A U.S. appeals court extended a temporary hold on subpoenas issued to the Trump Organization and other entities in a lawsuit accusing President Donald Trump of illegally profiting from his Washington hotel.
The extension by the federal appeals court in Washington on Thursday all but assures that a pair of Democratic attorneys general won’t get to see the financial information before the presidential election in November.
Trump had asked the court to continue blocking the discovery process from the AGs of Washington, D.C., and Maryland while he seeks to have the case tossed by the U.S. Supreme Court, which hasn’t yet agreed to hear his appeal.
Trump said in recent court filings that he’ll ask the nation’s highest court to reverse a May appellate ruling that revived the lawsuit accusing him of violating the Emoluments Clause of the Constitution by profiting from foreign governments whose employees stayed at the hotel, which Trump developed in a historic U.S. Post Office building not far from the White House.
“This means we will not get discovery before the election in all likelihood -- his delay tactics have succeeded,” Maryland Attorney General Brian Frosh said in a phone call. “We still intend to get to the truth, but he is likely to be able to keep hiding the information about the post office hotel until after the election.”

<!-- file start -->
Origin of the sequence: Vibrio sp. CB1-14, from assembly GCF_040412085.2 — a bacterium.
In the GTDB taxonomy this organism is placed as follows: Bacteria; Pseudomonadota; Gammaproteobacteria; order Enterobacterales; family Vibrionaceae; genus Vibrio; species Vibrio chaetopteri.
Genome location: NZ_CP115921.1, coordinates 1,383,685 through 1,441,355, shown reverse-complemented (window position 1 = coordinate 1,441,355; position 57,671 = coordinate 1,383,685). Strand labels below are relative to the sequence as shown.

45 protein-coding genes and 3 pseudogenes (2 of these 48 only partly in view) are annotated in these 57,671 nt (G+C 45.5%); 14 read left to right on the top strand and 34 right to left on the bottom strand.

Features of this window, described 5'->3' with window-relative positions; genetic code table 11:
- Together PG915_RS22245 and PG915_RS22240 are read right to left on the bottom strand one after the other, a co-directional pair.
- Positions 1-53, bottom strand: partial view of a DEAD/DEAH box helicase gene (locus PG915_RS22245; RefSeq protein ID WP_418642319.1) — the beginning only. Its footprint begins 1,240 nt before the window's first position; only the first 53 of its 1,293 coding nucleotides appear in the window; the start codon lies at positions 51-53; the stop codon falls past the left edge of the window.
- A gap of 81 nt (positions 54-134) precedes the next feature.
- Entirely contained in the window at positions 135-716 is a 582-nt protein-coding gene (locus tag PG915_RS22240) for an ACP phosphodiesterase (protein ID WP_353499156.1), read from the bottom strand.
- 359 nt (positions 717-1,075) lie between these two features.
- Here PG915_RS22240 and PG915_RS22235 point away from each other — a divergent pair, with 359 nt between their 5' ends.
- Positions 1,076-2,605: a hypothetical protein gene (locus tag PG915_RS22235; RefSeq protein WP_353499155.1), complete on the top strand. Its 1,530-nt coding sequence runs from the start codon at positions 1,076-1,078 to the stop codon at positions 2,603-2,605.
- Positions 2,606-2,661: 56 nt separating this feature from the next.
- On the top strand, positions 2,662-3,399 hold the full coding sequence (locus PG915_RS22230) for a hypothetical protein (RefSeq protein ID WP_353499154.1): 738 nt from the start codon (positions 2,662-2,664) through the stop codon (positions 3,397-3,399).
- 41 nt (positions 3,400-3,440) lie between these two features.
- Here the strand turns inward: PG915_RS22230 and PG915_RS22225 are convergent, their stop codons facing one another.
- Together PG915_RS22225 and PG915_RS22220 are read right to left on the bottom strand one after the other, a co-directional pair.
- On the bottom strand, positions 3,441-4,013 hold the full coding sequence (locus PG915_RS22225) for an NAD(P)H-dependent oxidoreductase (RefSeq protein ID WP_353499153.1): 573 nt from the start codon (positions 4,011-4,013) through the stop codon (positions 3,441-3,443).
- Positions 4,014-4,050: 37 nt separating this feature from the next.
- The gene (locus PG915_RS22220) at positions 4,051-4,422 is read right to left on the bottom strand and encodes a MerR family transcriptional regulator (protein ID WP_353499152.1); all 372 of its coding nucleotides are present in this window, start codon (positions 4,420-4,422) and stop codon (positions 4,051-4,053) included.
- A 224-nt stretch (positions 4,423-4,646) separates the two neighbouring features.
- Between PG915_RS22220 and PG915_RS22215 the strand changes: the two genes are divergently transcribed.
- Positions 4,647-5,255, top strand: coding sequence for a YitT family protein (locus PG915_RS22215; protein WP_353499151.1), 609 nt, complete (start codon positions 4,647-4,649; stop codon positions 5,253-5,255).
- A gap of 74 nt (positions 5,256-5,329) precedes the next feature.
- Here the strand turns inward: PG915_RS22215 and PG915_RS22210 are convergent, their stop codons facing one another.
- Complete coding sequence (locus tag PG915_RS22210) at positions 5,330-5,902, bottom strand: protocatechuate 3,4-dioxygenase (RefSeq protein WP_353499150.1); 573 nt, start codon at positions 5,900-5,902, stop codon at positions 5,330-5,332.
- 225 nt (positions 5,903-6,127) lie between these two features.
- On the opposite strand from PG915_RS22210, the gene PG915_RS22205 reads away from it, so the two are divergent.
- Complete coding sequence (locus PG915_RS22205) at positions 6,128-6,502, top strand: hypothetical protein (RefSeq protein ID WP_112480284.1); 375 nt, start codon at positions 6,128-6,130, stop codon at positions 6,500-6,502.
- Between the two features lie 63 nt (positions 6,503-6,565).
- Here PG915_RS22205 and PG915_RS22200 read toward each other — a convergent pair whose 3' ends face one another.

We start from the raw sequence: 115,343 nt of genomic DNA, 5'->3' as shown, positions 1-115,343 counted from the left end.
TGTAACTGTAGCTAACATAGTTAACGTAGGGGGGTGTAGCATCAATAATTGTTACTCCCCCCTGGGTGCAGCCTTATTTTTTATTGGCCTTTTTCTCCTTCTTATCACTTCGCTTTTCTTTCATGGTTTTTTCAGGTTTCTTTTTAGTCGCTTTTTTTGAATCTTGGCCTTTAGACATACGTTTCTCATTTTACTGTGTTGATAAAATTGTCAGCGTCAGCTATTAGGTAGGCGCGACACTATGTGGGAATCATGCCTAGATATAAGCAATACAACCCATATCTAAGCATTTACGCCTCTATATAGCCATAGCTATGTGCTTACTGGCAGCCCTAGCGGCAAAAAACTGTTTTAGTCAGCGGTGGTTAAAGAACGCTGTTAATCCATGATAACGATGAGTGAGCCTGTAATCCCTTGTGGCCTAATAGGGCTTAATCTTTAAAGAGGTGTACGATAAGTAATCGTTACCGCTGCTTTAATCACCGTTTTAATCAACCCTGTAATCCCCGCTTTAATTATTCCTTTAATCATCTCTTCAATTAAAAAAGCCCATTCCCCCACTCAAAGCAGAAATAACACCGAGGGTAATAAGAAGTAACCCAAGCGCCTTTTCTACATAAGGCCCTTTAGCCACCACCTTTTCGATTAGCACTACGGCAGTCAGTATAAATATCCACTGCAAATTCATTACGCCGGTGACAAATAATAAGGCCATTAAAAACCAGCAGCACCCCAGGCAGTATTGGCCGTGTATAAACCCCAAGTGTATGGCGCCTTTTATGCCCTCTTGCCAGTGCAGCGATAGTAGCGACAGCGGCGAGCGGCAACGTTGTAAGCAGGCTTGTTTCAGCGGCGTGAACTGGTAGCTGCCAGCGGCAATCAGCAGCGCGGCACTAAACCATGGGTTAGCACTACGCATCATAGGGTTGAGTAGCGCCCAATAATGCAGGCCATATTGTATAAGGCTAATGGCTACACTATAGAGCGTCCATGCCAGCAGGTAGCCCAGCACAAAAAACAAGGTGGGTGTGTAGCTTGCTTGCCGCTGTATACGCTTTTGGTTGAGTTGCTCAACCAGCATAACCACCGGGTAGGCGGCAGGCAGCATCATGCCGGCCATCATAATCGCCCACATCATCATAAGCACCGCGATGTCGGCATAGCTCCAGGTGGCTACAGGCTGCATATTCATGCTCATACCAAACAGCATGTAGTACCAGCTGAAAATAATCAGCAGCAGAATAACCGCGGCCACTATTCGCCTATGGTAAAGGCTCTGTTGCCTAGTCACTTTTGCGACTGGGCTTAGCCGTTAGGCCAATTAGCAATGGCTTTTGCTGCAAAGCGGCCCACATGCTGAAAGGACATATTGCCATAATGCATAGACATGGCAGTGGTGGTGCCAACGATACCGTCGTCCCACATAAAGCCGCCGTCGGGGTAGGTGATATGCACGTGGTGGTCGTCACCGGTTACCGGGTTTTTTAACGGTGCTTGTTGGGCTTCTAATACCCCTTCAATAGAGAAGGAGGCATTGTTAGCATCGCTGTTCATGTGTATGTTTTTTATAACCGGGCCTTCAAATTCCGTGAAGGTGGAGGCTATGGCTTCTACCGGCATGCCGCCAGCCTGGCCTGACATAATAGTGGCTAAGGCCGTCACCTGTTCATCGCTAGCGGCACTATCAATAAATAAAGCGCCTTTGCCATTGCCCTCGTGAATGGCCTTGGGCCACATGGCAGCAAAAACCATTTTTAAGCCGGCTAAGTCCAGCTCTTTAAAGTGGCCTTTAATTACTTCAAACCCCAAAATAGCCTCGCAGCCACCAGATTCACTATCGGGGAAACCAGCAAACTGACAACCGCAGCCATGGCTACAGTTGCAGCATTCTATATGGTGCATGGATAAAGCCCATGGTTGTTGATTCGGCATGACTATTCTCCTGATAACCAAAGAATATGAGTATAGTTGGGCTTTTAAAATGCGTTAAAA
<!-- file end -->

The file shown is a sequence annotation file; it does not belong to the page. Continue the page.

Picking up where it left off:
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Frosh said the subpoenas seek financial information from the Trump Organization as well as competitors and government agencies that have done business with the property -- but nothing from Trump personally.
The subpoenas are “very discreet and organized in such a way that the president isn’t inconvenienced in any way,” Frosh said. “The fact that he is fighting this shows how scared he is for this information to come out.”
Neither the U.S. Justice Department nor the Trump Organization immediately returned messages seeking comment.
The two AGs claimed taxpayers they represent were being harmed because the Trump International Hotel has become a magnet for foreign dignitaries, state government officials and lobbyists, drawing business away from competitors in Maryland and D.C. They sought a court order compelling Trump to abide by constitutional restrictions.
In its request for a stay, the government said it was likely to succeed before the Supreme Court and shouldn’t be bothered with the subpoenas in the mean time.
“That intrusive and burdensome discovery into the President’s financial affairs and official actions, including subpoenas to five federal agencies, would require the government to expend substantial resources and impose irreparable harm on the President,” the Justice Department said in the filing.
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